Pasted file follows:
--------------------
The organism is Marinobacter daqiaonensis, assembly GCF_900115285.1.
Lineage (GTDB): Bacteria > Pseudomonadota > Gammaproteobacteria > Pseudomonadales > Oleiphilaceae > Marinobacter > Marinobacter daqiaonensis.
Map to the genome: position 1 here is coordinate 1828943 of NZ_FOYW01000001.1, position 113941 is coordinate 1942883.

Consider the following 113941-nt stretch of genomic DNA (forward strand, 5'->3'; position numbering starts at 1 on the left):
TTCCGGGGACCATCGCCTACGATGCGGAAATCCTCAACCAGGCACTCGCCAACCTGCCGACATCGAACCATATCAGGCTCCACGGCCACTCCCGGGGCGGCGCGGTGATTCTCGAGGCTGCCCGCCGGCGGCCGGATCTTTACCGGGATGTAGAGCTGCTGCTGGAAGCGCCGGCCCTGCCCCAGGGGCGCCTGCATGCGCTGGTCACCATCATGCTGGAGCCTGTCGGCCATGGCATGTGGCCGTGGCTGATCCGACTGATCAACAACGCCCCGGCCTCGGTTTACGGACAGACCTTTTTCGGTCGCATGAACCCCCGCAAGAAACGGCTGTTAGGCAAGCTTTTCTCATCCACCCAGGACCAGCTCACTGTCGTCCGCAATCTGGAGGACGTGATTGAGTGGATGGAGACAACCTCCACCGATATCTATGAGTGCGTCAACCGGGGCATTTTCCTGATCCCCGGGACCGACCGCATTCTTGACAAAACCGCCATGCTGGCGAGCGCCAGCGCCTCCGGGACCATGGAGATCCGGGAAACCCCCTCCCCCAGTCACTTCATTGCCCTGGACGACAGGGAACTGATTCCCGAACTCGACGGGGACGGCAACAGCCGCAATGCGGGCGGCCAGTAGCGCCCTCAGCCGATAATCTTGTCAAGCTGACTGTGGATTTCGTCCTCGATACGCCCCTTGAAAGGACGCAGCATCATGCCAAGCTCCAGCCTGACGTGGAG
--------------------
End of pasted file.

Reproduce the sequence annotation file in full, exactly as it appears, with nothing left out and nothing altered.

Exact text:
The organism is Marinobacter daqiaonensis, assembly GCF_900115285.1.
Lineage (GTDB): Bacteria > Pseudomonadota > Gammaproteobacteria > Pseudomonadales > Oleiphilaceae > Marinobacter > Marinobacter daqiaonensis.
Map to the genome: position 1 here is coordinate 1828943 of NZ_FOYW01000001.1, position 113941 is coordinate 1942883.

Consider the following 113941-nt stretch of genomic DNA (forward strand, 5'->3'; position numbering starts at 1 on the left):
TTCCGGGGACCATCGCCTACGATGCGGAAATCCTCAACCAGGCACTCGCCAACCTGCCGACATCGAACCATATCAGGCTCCACGGCCACTCCCGGGGCGGCGCGGTGATTCTCGAGGCTGCCCGCCGGCGGCCGGATCTTTACCGGGATGTAGAGCTGCTGCTGGAAGCGCCGGCCCTGCCCCAGGGGCGCCTGCATGCGCTGGTCACCATCATGCTGGAGCCTGTCGGCCATGGCATGTGGCCGTGGCTGATCCGACTGATCAACAACGCCCCGGCCTCGGTTTACGGACAGACCTTTTTCGGTCGCATGAACCCCCGCAAGAAACGGCTGTTAGGCAAGCTTTTCTCATCCACCCAGGACCAGCTCACTGTCGTCCGCAATCTGGAGGACGTGATTGAGTGGATGGAGACAACCTCCACCGATATCTATGAGTGCGTCAACCGGGGCATTTTCCTGATCCCCGGGACCGACCGCATTCTTGACAAAACCGCCATGCTGGCGAGCGCCAGCGCCTCCGGGACCATGGAGATCCGGGAAACCCCCTCCCCCAGTCACTTCATTGCCCTGGACGACAGGGAACTGATTCCCGAACTCGACGGGGACGGCAACAGCCGCAATGCGGGCGGCCAGTAGCGCCCTCAGCCGATAATCTTGTCAAGCTGACTGTGGATTTCGTCCTCGATACGCCCCTTGAAAGGACGCAGCATCATGCCAAGCTCCAGCCTGACGTGGAG